Choosing a Trainer

October 11, 2019

A topic I knew was going to be asked at one point but not so soon. Choosing a trainer is the most important decision you have to make… even more important than the horse you bought. I guess you’re asking yourself “Isn’t the horse more important than the trainer?”. 

It’s really important that you get a trainer that knows what to do with your horse. You’re probably thinking I’m talking in riddles. Absolutely not. Choosing a trainer is like picking a doctor. Why do I say that you want one you’re on the same page with?  You’ve heard the expression “bed side manner”. It plays a big part in your relationship going forward. You want someone who always explains things and makes you feel comfortable. Let’s face it things can go wrong…and they will! No one gets absolution. It’s just the nature of the business. 

Remember, you are putting your investment in a trainer’s hands, he or she is now in charge of your horse. So with that being said, you need to ask yourself some serious questions. “Do I want to go to a big name trainer or do I want a smaller trainer who doesn’t have a lot of horses?”. There are pluses and minuses to that question. If you are a person who wants a close relationship with your trainer, I recommend you go to a smaller trainer. Obviously the more horses a trainer has, the less time they have to give you individual attention. 

Next, certain trainers excel in different areas.  Some are great 2 yr old trainers and/or are just good with young horses. Others are better with the made horses, meaning running and already have established their ability. Believe me there is a big difference. 
All horses develop problems as training progresses. Big name trainers can handle them but would rather not . Let’s face it, young horses haven’t faced the rigors of racing. They generally are easier to train once they get into a routine and like what they’re doing. They’re like kids, they like to play with horses, they like to go to the track. It takes a special trainer to understand them because they have trained so many of them. Young horses need to train in company meaning with other horses. It’s always better to train them that way, the more they’re around other horses the quicker they learn their trade. So if that is the route you want, seek them out, there are plenty of them.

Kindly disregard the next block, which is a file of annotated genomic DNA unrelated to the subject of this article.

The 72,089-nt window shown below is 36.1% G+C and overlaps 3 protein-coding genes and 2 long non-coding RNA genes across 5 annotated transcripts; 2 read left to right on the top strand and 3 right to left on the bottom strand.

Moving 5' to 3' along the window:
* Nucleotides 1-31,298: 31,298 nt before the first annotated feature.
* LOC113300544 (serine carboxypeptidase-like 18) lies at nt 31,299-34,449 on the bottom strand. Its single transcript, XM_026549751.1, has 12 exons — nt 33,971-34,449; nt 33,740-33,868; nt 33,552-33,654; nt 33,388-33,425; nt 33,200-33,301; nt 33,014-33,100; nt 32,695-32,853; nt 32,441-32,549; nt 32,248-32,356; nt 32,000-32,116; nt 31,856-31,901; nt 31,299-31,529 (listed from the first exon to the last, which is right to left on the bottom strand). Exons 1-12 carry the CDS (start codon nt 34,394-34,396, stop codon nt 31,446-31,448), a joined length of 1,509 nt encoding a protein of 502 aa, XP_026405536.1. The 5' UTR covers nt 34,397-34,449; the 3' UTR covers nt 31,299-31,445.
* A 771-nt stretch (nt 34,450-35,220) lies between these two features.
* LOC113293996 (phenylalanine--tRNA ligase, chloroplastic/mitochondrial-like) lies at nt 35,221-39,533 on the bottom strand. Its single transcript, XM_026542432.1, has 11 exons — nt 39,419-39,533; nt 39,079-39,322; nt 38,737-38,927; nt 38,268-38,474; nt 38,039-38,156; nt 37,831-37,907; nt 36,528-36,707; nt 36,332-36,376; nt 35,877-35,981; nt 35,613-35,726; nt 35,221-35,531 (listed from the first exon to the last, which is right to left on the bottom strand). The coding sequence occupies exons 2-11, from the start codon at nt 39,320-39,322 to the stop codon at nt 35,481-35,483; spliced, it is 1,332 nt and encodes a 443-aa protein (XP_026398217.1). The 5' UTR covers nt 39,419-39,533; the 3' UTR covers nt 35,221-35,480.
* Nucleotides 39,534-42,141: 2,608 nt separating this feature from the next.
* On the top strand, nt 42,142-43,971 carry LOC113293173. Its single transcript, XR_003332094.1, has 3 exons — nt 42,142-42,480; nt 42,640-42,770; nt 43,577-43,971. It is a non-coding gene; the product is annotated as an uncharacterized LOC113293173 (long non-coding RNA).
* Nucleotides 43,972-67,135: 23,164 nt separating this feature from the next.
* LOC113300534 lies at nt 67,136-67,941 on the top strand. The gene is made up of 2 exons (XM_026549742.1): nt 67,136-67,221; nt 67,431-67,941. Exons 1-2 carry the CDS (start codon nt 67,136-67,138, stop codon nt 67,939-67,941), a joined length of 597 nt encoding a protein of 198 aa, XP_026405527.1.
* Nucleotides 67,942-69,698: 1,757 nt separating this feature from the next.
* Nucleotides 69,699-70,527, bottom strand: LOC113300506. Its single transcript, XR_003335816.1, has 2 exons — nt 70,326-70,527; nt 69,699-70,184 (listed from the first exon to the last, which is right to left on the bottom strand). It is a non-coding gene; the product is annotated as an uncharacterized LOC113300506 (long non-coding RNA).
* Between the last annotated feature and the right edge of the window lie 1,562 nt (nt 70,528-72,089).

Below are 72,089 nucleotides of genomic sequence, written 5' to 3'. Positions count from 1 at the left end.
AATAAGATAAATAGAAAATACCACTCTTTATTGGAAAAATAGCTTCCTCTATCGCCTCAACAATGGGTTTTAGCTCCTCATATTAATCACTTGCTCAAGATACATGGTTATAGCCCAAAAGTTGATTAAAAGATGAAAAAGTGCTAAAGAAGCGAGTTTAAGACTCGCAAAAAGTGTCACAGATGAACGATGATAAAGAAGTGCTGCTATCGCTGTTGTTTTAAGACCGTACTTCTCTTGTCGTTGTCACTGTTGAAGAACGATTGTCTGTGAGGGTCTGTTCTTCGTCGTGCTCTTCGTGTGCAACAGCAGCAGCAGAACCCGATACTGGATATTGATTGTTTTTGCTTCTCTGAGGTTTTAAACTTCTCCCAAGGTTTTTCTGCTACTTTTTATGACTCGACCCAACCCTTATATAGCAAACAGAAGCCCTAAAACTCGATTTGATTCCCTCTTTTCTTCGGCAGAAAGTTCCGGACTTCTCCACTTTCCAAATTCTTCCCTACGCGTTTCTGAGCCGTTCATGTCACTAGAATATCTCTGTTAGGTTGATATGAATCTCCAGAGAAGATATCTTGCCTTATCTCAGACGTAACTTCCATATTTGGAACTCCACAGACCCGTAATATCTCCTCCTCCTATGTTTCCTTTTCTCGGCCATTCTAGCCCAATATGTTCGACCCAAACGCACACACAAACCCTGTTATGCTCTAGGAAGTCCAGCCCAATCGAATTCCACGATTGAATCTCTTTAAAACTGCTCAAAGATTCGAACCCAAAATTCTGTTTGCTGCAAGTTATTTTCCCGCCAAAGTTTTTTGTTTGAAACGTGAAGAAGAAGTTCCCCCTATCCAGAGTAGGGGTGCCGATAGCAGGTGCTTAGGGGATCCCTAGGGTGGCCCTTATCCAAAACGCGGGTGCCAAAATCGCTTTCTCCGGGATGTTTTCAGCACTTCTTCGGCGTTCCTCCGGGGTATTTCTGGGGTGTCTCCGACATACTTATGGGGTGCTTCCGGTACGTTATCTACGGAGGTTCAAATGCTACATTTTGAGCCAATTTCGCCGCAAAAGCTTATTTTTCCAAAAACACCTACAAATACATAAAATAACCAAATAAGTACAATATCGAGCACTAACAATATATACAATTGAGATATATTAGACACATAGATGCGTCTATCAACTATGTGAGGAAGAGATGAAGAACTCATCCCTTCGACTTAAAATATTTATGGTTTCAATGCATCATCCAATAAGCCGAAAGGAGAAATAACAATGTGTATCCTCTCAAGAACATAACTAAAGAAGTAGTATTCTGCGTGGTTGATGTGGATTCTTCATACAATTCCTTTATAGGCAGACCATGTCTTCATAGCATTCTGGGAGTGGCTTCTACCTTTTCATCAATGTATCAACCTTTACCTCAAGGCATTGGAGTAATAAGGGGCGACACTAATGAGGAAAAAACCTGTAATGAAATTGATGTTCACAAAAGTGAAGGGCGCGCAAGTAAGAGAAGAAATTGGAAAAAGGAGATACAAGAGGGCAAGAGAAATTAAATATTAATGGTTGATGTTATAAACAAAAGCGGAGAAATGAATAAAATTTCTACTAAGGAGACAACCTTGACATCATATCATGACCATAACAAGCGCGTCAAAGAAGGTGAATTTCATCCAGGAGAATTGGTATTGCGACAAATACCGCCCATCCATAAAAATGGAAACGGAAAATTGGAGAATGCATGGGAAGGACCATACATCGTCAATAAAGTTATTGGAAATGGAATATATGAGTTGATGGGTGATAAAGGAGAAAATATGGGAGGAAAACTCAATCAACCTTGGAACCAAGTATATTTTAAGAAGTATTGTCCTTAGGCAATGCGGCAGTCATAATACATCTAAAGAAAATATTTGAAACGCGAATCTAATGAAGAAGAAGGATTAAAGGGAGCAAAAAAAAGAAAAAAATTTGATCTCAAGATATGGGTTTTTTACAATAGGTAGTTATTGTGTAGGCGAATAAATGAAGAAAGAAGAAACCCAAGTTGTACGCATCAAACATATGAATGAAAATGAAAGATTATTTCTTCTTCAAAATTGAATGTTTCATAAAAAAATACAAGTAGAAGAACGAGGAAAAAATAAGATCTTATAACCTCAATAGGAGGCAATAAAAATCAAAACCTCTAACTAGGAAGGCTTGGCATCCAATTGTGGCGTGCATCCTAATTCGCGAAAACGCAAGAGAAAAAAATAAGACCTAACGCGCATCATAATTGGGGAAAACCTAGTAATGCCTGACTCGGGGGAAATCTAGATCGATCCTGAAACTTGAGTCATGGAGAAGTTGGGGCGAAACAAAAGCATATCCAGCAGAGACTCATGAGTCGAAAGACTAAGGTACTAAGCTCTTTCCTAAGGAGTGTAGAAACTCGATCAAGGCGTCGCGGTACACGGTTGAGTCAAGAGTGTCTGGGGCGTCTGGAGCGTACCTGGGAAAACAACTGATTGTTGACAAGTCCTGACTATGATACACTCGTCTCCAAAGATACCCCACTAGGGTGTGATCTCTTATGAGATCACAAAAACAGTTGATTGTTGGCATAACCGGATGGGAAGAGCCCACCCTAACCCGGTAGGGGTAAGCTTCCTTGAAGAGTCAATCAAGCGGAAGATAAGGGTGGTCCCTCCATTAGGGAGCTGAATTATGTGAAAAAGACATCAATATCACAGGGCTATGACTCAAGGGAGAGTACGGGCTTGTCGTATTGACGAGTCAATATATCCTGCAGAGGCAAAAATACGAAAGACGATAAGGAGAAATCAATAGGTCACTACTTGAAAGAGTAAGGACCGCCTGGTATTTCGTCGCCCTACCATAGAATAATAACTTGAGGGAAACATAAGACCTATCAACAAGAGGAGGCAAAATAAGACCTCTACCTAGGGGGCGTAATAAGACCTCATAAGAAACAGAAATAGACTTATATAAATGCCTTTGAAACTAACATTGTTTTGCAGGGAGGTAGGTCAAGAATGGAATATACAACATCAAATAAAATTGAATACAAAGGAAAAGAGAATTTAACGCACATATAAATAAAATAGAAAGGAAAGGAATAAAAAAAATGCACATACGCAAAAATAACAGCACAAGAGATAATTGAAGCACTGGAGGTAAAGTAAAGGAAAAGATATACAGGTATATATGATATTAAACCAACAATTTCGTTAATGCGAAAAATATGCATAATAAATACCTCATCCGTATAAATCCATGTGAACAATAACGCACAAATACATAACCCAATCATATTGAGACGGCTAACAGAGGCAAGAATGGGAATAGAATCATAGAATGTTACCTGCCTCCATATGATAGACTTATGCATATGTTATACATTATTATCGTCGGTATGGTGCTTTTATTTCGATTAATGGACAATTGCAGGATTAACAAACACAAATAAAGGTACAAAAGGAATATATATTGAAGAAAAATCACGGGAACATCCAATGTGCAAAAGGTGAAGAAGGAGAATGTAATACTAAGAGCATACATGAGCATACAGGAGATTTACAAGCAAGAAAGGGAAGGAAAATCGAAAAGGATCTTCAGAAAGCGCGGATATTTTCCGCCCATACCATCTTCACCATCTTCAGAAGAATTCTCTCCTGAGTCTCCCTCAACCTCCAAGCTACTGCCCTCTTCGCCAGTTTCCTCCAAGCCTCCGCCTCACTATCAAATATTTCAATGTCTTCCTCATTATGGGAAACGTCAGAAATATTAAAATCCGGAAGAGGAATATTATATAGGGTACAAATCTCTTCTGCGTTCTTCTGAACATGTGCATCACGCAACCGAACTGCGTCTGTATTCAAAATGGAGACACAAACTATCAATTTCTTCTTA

Let’s face it, everyone doesn’t want to start out with a young horse. It’s important that you pick out a trainer that wins! It’s easy with computers and the internet, to look them up. I highly recommend you do that. There are trainers that just know how to win and others, for one reason or another just don’t. That could be because they don’t have good stock or just don’t have enough horses. 
With all that being said… you the owner have to listen to your trainer. They are around your horse everyday. They are going to keep you in the loop when decisions have to be made. Whether you are a new or seasoned owner you always need to listen and make a decision together. 

The last and very important is the day rate!  All trainers have a day rate. Usually the bigger name trainers get bigger day rates. Day rates usually range from $50 to $150 a day. It depends on the track and the trainer what you will have to pay. So, if you do the math, it’s not cheap to own a race horse.  It makes it easier having a trainer you trust that will have you and your horse’s best interest as a priority. So, you can see it’s really important to take your time before you pick a trainer. I could go on and I will in other articles but for now, think about what I said. It’s really important.

See you at the races. 

Questions for JJ? Put them in the comments below or E-Mail him and he will do his best to answer them!

Contributing Authors

JJ Graci

JJ was born in Philadelphia, Pa.  and attended Villanova University. He has vast experience in horse racing and broadcasting. JJ has been a fixture in...

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